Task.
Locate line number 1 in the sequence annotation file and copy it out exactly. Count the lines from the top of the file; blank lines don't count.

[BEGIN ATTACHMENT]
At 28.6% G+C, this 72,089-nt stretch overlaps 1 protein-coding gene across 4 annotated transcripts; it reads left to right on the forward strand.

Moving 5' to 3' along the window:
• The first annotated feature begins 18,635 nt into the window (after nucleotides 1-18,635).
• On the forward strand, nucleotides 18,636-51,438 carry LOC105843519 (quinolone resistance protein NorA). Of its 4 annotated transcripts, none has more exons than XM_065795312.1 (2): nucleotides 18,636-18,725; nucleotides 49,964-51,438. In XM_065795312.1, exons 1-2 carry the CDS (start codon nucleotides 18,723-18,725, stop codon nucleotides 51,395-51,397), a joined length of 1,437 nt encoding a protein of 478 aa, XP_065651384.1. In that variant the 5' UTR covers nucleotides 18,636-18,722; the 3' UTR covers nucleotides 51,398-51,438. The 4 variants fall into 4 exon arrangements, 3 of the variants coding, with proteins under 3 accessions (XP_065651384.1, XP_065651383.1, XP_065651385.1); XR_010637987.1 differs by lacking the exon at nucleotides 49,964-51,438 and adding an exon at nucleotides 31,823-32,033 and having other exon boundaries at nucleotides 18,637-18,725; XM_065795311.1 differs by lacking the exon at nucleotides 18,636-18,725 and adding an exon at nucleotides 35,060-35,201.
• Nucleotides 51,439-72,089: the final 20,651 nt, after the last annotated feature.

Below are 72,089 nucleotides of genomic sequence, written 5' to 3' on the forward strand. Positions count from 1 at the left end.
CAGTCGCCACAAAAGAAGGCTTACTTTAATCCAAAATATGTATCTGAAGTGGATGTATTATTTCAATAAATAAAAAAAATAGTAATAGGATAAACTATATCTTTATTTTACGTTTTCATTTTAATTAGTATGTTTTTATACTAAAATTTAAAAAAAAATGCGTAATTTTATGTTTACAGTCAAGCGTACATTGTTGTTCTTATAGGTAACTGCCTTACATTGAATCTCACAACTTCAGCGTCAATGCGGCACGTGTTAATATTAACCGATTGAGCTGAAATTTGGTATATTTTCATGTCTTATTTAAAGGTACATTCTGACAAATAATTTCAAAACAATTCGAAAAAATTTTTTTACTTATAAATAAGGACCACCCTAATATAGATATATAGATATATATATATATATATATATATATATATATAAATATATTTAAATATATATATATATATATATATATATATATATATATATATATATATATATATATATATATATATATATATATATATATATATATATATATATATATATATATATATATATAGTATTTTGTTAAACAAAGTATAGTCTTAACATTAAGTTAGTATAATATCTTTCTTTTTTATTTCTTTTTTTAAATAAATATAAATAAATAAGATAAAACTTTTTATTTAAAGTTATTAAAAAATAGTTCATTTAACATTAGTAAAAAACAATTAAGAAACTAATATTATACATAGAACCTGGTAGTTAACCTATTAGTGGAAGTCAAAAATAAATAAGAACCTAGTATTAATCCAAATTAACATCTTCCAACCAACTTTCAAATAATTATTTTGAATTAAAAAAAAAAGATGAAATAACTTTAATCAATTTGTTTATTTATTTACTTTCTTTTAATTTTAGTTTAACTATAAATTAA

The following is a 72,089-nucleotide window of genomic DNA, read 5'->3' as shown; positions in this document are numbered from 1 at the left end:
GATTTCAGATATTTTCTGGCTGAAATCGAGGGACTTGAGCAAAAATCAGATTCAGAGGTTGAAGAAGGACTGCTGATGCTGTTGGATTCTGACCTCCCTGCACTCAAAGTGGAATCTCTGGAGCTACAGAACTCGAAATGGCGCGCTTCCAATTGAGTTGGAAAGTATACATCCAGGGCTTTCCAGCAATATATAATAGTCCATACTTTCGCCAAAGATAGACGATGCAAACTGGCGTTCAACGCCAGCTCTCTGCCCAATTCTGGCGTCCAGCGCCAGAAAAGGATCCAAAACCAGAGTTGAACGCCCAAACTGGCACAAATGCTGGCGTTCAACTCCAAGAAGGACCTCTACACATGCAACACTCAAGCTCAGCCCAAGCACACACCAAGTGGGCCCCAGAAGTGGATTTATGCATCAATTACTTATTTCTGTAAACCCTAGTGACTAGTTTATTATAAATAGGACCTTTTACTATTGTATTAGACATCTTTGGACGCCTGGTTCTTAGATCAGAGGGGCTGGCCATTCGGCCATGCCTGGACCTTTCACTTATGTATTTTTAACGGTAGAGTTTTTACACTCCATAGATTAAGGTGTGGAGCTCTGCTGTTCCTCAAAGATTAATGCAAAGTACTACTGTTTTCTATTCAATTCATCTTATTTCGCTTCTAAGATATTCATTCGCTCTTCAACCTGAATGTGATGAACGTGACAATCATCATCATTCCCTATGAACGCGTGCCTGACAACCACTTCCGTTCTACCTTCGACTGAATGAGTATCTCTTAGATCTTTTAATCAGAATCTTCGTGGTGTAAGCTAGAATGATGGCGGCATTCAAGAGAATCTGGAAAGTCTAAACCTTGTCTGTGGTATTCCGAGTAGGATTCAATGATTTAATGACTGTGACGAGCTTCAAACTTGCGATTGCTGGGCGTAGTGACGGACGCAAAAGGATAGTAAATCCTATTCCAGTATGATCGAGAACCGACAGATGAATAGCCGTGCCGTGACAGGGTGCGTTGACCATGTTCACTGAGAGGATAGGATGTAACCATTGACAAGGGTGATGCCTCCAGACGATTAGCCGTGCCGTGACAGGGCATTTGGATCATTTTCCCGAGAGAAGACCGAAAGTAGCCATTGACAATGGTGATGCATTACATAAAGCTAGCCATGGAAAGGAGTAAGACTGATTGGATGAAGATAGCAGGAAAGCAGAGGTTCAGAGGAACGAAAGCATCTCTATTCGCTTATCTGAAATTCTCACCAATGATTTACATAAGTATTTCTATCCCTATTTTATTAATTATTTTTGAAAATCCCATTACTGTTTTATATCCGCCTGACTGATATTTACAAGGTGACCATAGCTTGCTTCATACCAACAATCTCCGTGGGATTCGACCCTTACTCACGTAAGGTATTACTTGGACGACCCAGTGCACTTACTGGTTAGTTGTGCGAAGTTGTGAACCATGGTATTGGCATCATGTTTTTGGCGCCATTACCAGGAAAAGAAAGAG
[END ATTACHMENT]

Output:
At 28.6% G+C, this 72,089-nt stretch overlaps 1 protein-coding gene across 4 annotated transcripts; it reads left to right on the forward strand.